So, what do the acronyms M.O.A. and M.R.A.D. mean to shooters and what is the difference between the two? Well, the answer to that question is that M.O.A. indicates Minutes of Angle whereas, M.R.A.D. indicates Milli radians and both are angular units of measure.

Because they are both used to measure the length of a section of a circle’s circumference, shooters use either Minutes of Angle or Milli radians for measuring the adjustment range of their rifle scopes.

Although there is no inherent advantage to choosing one over the other, some shooters do have a distinct preference for Minutes of Angle over Milli radians and vice versa.

However, you should be aware that they each have both advantages and disadvantages that make each type of measurement better suited for different types of shooting situations.

In addition, it should also be noted that long range scopes are available with both different types of reticles and different types of turrets.

Consequently, standard rifle scopes are designed with reticles that are specifically designed for relatively close range shots and turrets that are designed to enable the shooter to adjust the position of the reticle by first removing a turret cap and then using a tool such as a coin to adjust the position of the reticle.

However, long range scopes designed for shooting at extended ranges (aka “tactical scopes”) often feature both range-finding reticles and quick-adjust turrets that enable a shooter to easily adjust the position of the reticle with their fingers and then, return the reticle to its original point of aim by simply pressing down on the top of the turret.

While standard rifle scopes are often the best choice for shooting at slow moving or stationary targets at relatively close ranges, shooting at extended ranges at non-stationary targets often requires the shooter to make rapid adjustments to their scope’s point of aim and thus, tactical rifle scopes are often a better choice for this type of long range shooting.

In addition, it is important to note that even when a tactical rifle scope is chosen, the shooter still needs to make a choice between scopes that measure angles in M.O.A. or M.R.A.D.

Most North American and European hunters and shooters are most familiar with Minutes of Angle, let’s examine this type of angular measurement first. Like Milliradians, Minutes of Angle are based on the length of the circumference of a circle.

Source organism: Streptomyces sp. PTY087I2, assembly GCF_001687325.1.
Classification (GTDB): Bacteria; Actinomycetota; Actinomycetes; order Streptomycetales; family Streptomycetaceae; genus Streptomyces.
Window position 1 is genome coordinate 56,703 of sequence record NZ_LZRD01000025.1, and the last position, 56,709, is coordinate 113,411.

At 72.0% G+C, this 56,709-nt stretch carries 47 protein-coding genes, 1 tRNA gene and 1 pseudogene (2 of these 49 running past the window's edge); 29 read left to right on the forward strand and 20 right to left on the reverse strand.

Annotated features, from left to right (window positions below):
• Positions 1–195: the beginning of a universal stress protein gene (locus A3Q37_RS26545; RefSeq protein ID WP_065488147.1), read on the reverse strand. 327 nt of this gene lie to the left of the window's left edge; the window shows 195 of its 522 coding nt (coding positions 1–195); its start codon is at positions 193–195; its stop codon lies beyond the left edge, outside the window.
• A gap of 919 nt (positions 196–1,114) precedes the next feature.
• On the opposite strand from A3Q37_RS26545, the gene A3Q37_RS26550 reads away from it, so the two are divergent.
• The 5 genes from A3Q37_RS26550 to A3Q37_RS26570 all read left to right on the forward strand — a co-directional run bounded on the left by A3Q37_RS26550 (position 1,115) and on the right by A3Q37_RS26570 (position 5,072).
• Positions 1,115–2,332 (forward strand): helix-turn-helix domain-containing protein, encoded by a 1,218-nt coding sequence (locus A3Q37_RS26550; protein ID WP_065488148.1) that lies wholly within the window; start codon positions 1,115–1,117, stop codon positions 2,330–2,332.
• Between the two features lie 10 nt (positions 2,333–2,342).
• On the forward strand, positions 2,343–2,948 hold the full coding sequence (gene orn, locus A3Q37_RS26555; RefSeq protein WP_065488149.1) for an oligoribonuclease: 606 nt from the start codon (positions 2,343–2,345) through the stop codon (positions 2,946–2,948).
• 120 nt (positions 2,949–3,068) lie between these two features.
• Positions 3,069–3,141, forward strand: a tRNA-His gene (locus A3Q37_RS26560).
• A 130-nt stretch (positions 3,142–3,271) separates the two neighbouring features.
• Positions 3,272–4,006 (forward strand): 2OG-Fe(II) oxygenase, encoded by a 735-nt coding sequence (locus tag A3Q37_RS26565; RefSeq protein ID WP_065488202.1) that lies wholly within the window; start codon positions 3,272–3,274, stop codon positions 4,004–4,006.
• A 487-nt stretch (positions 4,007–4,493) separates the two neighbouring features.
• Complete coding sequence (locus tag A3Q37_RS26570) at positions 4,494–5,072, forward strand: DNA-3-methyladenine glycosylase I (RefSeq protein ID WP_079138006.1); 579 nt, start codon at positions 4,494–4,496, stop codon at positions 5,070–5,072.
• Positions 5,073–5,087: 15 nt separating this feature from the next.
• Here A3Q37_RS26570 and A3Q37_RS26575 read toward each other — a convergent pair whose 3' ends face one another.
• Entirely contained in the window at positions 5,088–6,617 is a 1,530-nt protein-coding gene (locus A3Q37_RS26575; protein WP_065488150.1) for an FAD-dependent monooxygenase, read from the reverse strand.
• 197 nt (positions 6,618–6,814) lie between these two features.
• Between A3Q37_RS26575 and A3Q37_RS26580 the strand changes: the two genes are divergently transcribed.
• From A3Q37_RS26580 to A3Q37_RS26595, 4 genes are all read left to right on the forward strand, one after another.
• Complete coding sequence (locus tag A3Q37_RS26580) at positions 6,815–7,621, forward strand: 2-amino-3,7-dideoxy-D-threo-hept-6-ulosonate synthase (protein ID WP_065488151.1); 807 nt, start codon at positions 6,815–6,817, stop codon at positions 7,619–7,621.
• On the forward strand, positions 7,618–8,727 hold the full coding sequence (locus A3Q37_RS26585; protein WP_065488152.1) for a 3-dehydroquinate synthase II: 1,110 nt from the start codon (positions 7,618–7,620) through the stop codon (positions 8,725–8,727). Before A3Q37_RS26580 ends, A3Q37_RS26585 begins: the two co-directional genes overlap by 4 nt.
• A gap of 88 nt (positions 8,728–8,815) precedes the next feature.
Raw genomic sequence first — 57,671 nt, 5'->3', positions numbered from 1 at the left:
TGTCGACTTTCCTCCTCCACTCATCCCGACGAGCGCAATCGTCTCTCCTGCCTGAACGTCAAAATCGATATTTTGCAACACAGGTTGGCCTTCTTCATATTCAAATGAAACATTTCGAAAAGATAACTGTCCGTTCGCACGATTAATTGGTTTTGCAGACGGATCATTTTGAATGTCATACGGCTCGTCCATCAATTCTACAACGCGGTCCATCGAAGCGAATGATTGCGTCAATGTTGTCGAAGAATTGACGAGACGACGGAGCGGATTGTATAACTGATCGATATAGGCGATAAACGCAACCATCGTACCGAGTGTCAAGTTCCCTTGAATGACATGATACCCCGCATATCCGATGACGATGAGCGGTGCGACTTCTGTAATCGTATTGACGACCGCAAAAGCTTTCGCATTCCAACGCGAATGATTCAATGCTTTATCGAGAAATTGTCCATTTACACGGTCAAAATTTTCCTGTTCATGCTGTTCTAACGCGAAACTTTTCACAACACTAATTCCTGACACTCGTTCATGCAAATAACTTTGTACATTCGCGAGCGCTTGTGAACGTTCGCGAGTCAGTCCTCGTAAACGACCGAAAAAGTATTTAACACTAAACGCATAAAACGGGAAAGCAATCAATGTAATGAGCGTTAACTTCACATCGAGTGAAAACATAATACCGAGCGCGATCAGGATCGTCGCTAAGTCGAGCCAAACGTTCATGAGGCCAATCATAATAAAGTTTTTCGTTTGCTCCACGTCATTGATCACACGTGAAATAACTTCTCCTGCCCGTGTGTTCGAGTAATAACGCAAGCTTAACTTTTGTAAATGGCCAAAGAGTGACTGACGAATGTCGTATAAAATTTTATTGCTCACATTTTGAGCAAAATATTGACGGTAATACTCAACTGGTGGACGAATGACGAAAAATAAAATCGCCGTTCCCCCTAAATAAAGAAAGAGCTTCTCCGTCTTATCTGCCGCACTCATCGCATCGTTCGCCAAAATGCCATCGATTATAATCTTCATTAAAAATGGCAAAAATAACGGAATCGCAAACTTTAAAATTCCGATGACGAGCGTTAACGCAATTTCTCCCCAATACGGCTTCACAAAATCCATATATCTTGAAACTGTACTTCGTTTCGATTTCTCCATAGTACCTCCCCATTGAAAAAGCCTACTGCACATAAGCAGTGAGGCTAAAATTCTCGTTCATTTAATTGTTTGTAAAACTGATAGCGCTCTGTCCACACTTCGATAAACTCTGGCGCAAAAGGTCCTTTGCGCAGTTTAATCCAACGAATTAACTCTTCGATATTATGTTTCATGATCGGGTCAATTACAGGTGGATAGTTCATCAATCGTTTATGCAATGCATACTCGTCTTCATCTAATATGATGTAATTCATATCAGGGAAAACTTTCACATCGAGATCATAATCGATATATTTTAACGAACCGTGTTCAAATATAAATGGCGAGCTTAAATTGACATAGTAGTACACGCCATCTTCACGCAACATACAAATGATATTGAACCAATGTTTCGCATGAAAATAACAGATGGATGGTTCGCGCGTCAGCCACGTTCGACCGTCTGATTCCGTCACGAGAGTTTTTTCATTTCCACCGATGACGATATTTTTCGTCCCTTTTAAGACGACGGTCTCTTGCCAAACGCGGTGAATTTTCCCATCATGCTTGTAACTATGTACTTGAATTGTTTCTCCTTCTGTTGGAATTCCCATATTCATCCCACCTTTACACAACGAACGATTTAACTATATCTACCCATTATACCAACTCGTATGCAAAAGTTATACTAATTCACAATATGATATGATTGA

When using M.O.A., the circle is divided into 360 equal parts called “degrees” and, each degree is further divided in to 60 equal parts called “minutes”. Therefore, that means that any circle of any diameter is composed of 21,600 minutes of angle.

Milliradians on the other hand are defined as the arc of a circle with the same length as that of the radius and are based on the ratio of the circumference of a circle that is twice the length of its radius multiplied by the mathematical constant Pi (aka 3.14).

The ratio of the circumference to the radius is always the same, there are always the same number of radians in a circle and this is true regardless of how large or small the circle is.

So, rather than dividing a circle into 360 degrees and 21,600 minutes as with M.O.A., Milliradians instead divide the circumference of a circle into 6.28 equal sections measuring 57.3 degrees each and thus, every circle has a circumference that is 6.28 radians long.

Then, each radian is further divided into 1,000 equal parts called Milliradians. Therefore there are 6,280 Milliradians in every circle compared to 21,600 Minutes of Angle.

However, it should be noted that because sportsmen commonly use these measurements in relation to rifle or handgun scopes, they are commonly measured using a circle with a 100 yard radius. Then, a single Minute of Angle is equal to 1 inch at 100 yards whereas, a Milliradian is equal to 3.6 inches at 100 yards. When comparing Minutes of Angle to Milliradians, there are approximately 3.44 minutes of angle in each milliradian.